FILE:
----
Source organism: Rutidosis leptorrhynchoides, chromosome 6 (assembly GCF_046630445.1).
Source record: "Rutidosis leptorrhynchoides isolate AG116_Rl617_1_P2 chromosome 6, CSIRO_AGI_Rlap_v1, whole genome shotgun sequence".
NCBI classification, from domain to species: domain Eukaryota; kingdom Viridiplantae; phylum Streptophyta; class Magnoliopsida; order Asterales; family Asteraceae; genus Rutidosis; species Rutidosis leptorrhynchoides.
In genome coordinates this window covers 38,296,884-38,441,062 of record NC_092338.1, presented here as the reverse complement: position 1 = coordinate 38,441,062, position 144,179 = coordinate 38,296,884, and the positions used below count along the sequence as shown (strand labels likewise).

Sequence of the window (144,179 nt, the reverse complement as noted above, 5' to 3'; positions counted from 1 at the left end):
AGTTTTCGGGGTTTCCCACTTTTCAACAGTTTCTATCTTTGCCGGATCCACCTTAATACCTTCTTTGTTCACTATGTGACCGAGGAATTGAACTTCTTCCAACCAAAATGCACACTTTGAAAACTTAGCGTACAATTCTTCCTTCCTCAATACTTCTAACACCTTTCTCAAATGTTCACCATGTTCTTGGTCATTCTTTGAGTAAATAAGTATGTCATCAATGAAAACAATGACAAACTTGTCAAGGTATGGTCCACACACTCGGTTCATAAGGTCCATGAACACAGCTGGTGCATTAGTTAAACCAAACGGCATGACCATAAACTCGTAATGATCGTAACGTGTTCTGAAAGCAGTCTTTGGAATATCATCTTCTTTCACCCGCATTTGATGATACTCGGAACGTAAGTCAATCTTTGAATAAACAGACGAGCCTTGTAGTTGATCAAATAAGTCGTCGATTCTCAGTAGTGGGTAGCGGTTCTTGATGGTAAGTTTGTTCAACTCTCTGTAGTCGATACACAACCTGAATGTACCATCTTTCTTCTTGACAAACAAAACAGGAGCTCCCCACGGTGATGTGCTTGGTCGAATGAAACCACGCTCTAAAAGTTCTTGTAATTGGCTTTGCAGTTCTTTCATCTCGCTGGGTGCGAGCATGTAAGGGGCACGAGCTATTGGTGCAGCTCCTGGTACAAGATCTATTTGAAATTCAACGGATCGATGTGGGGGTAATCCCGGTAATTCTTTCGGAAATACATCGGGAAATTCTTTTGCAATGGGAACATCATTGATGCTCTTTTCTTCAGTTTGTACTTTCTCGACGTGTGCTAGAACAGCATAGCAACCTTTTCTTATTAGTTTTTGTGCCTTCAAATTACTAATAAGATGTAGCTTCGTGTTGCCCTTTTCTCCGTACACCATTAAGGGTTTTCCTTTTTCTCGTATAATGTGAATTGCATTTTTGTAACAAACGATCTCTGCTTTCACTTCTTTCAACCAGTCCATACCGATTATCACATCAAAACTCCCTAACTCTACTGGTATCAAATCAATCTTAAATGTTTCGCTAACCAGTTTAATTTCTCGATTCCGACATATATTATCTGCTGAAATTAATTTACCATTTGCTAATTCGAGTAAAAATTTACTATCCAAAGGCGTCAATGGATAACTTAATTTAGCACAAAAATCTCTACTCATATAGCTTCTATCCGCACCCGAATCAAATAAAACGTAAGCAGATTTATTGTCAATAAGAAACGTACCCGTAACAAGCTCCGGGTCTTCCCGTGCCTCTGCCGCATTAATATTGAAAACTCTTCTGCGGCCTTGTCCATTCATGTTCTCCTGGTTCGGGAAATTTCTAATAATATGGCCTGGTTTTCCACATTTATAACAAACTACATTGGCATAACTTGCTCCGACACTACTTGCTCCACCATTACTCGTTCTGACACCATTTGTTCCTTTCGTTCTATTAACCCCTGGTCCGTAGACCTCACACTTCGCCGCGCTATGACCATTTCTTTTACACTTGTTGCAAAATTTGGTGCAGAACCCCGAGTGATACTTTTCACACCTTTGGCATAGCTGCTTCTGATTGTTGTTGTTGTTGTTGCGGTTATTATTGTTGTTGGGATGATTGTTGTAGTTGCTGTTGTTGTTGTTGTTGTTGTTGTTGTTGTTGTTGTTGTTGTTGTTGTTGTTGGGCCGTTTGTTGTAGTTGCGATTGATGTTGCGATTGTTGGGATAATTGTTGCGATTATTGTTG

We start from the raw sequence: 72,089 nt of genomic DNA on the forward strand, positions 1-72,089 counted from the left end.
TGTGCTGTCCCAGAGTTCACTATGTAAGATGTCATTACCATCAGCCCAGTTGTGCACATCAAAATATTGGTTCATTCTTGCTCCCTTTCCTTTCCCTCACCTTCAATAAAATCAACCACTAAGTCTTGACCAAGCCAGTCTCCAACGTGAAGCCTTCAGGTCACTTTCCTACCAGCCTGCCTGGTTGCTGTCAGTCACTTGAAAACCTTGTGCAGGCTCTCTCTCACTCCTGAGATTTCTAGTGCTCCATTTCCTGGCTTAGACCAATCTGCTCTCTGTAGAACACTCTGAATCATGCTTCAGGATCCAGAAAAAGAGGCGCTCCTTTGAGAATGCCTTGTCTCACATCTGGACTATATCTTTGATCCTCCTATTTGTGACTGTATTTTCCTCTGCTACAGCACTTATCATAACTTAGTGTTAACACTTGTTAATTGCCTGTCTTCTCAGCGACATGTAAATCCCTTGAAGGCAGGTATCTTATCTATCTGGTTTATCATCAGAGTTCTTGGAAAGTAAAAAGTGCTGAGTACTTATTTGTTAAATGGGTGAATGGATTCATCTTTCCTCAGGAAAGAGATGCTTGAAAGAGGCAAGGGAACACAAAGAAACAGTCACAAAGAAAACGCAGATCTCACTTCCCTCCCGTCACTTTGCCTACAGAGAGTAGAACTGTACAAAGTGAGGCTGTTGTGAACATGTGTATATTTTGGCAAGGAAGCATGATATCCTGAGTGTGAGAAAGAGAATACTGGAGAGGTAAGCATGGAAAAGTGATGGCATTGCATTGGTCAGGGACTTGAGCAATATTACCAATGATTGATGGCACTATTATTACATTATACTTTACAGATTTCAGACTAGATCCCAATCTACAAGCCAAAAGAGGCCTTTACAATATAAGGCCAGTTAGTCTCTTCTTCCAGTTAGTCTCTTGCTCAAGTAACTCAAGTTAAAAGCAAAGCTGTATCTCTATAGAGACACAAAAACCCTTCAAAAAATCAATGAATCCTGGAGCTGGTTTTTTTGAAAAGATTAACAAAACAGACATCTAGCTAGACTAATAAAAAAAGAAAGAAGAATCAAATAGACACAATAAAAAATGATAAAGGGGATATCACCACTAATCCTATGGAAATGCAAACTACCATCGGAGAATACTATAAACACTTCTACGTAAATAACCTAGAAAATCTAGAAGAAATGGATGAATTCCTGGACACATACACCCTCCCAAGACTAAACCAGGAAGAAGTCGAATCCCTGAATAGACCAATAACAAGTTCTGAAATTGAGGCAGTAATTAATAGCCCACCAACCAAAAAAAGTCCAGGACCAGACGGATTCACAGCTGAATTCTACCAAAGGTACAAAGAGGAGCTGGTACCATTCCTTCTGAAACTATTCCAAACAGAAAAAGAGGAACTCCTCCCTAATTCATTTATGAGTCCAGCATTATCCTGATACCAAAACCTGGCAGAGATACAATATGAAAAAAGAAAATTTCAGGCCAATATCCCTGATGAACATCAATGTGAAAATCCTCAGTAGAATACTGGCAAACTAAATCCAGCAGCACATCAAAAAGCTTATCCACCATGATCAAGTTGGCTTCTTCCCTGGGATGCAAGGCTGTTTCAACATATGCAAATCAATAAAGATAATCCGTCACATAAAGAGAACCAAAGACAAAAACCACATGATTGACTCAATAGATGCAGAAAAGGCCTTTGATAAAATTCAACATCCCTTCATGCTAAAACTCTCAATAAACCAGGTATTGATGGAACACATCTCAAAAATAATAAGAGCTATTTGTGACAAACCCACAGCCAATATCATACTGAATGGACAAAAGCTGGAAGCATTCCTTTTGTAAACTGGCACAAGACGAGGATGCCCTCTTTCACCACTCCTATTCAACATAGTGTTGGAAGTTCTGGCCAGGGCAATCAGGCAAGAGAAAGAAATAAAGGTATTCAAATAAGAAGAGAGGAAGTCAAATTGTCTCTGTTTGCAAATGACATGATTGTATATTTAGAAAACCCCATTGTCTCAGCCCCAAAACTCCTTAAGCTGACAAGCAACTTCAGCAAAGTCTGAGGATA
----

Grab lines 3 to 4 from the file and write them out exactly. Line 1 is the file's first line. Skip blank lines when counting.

NCBI classification, from domain to species: domain Eukaryota; kingdom Viridiplantae; phylum Streptophyta; class Magnoliopsida; order Asterales; family Asteraceae; genus Rutidosis; species Rutidosis leptorrhynchoides.
In genome coordinates this window covers 38,296,884-38,441,062 of record NC_092338.1, presented here as the reverse complement: position 1 = coordinate 38,441,062, position 144,179 = coordinate 38,296,884, and the positions used below count along the sequence as shown (strand labels likewise).